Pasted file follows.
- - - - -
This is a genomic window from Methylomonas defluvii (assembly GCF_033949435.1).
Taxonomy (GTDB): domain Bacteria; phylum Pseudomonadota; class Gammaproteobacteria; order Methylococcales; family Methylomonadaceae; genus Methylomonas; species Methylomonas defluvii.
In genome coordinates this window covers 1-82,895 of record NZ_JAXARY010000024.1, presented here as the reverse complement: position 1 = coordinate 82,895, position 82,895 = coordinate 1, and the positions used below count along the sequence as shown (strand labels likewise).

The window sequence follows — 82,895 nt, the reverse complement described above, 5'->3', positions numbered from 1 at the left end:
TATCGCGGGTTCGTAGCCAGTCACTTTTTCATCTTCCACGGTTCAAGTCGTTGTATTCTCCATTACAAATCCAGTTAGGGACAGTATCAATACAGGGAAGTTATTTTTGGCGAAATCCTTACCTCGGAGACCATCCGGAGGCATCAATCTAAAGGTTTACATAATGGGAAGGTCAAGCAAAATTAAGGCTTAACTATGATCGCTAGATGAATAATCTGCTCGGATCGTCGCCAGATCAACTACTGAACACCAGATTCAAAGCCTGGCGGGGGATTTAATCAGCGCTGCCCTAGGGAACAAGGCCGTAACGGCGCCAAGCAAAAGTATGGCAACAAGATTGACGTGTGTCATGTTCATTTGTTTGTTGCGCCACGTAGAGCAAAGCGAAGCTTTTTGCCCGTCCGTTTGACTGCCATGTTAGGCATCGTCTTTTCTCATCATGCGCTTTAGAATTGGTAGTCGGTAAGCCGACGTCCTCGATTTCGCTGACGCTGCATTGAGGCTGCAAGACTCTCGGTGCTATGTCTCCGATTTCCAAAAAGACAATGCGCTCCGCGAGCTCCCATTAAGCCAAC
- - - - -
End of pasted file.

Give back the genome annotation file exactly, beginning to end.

This is a genomic window from Methylomonas defluvii (assembly GCF_033949435.1).
Taxonomy (GTDB): domain Bacteria; phylum Pseudomonadota; class Gammaproteobacteria; order Methylococcales; family Methylomonadaceae; genus Methylomonas; species Methylomonas defluvii.
In genome coordinates this window covers 1-82,895 of record NZ_JAXARY010000024.1, presented here as the reverse complement: position 1 = coordinate 82,895, position 82,895 = coordinate 1, and the positions used below count along the sequence as shown (strand labels likewise).

The window sequence follows — 82,895 nt, the reverse complement described above, 5'->3', positions numbered from 1 at the left end:
TATCGCGGGTTCGTAGCCAGTCACTTTTTCATCTTCCACGGTTCAAGTCGTTGTATTCTCCATTACAAATCCAGTTAGGGACAGTATCAATACAGGGAAGTTATTTTTGGCGAAATCCTTACCTCGGAGACCATCCGGAGGCATCAATCTAAAGGTTTACATAATGGGAAGGTCAAGCAAAATTAAGGCTTAACTATGATCGCTAGATGAATAATCTGCTCGGATCGTCGCCAGATCAACTACTGAACACCAGATTCAAAGCCTGGCGGGGGATTTAATCAGCGCTGCCCTAGGGAACAAGGCCGTAACGGCGCCAAGCAAAAGTATGGCAACAAGATTGACGTGTGTCATGTTCATTTGTTTGTTGCGCCACGTAGAGCAAAGCGAAGCTTTTTGCCCGTCCGTTTGACTGCCATGTTAGGCATCGTCTTTTCTCATCATGCGCTTTAGAATTGGTAGTCGGTAAGCCGACGTCCTCGATTTCGCTGACGCTGCATTGAGGCTGCAAGACTCTCGGTGCTATGTCTCCGATTTCCAAAAAGACAATGCGCTCCGCGAGCTCCCATTAAGCCAAC